Lessons for Life
The best and most important road safety teacher is a
Road safety education begins in the home at
the beginning of a child's life. It is an accepted fact that
children mimic the behaviours of those they spend the most
time with. So the way you cross a road, ride a bicycle or drive a
car sets an example for a child in your care. Much is
made both anecdotally and statistically, about the high rates
of death and serious injury amongst young (particularly male)
drivers. The Road Safety Team believe much of the behaviour that
causes this mayhem, needs to be addressed by shaping attitudes in
responsible and safe road use right from the beginning of a child's
development. A safe child pedestrian is more likely to become a
safe cyclist and likewise a safe cyclist will become a safer and
more responsible motorcyclist and/or driver.
Teaching road safety effectively involves theory, practice and
example. But by far the biggest influence on a pre school child is
the example their parent or carer sets. Teaching road safety should
not be looked at as something special or a task to be tackled in
isolation. Children are out and about with their parents/carers and
will follow their example good or bad. It's no good saying
"don't do as I do, do as I say" because the subliminal
message you send every time you cross a road, ride a bicycle or
drive a car is "this is the way to do it ".
Parents should not wait for schools to teach road
safety. Teaching road safety is the responsibility
of parents, with schools and other agencies building on that
foundation to give children good road safety
The facts are:
- In 2011 2412 children (0 to 15 years old) were
killed or seriously injured on the road and 1602 of them were
pedestrians, many of them close to their homes
- Boys are 5 times more likely than girls to be killed or
- Children aged 12 – 15 are the most likely to be killed or
Ages 1 to 4 Protect your Child
- Never let a child less than 5 years out alone. They cannot cope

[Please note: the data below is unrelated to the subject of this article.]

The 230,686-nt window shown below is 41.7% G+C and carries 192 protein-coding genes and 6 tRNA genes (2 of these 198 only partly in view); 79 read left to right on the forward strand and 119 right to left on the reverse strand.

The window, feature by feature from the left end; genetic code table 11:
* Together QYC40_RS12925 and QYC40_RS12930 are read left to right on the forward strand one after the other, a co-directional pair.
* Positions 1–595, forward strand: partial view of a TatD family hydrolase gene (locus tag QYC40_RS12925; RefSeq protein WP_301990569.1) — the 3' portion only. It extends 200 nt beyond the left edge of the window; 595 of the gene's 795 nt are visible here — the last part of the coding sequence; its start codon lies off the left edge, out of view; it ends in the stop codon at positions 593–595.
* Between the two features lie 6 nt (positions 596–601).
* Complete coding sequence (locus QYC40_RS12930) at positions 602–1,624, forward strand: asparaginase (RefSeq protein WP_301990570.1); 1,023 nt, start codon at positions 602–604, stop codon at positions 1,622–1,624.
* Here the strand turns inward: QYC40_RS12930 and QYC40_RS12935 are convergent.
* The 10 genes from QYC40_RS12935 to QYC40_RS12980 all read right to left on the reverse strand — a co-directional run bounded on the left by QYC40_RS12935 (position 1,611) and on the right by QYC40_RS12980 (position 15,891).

with traffic, even if they are out with an older child.
- Choose somewhere safe for children to play.
- Playing on the pavement or in the road, however quiet, can be
dangerous and should be avoided. If there is nowhere else for
children to go, they must be supervised by an adult.
- When children are out walking they should walk on the inside of
the pavement, parents keeping a tight hold of their hands if not on
their reins or in a pushchair.
- Young children should never be allowed to ride a
bike,trike,scooter or skate board on the road .
- Whenever children are out walking, parents should hold their
hands and talk about what they are doing and why.
- As they become older start to teach them the main points
of the Green Cross Code.
Ages <7 to 9 Time for the Green Cross Code
From the age of 7 the six rules of the Green Cross Code should
- Find a safe place to cross
- Stop on the pavement slightly back from the kerb
- Look both left and right and all around
- Listen ( some vehicles can be heard before they are seen)
- Think ( you have to decide if its safe to cross)
- Cross the Road in a straight line at a normal walking pace
(keep looking and keep listening)
For a fun game to reinforce this message visit the official
the Road website.(opens in a new window)
When parents are sure their children know and
understand the Green Cross Code, they should let them start by
crossing the quiet roads where they have been practising. The child
should be watched and tested before being allowed to cross
Children, together with parents, should start to practice crossing
busier roads together, doing this many times before allowing
children to cross alone.
Once children are ready to make the journey to school alone, risk
of incidents can be reduced further by making them easily
seen, bright or fluorescent clothes show up best by day, especially
in dull or misty weather, but fluorescent clothing does not work
Ages<10 to 15 Help them think for themselves
Parents should keep talking to their children
about the dangers of traffic. Pointing out people who are
endangering themselves or others. Parents should check the
routes to school and discuss together how to deal with any dangers
and how to avoid them.
Children should practice judging speed and distance of approaching
vehicles on a busy road and identifying safe gaps for
crossing. Parents should stress to children that they should
never blindly follow others across the road. They must always think
Bedford Borough Council Road Safety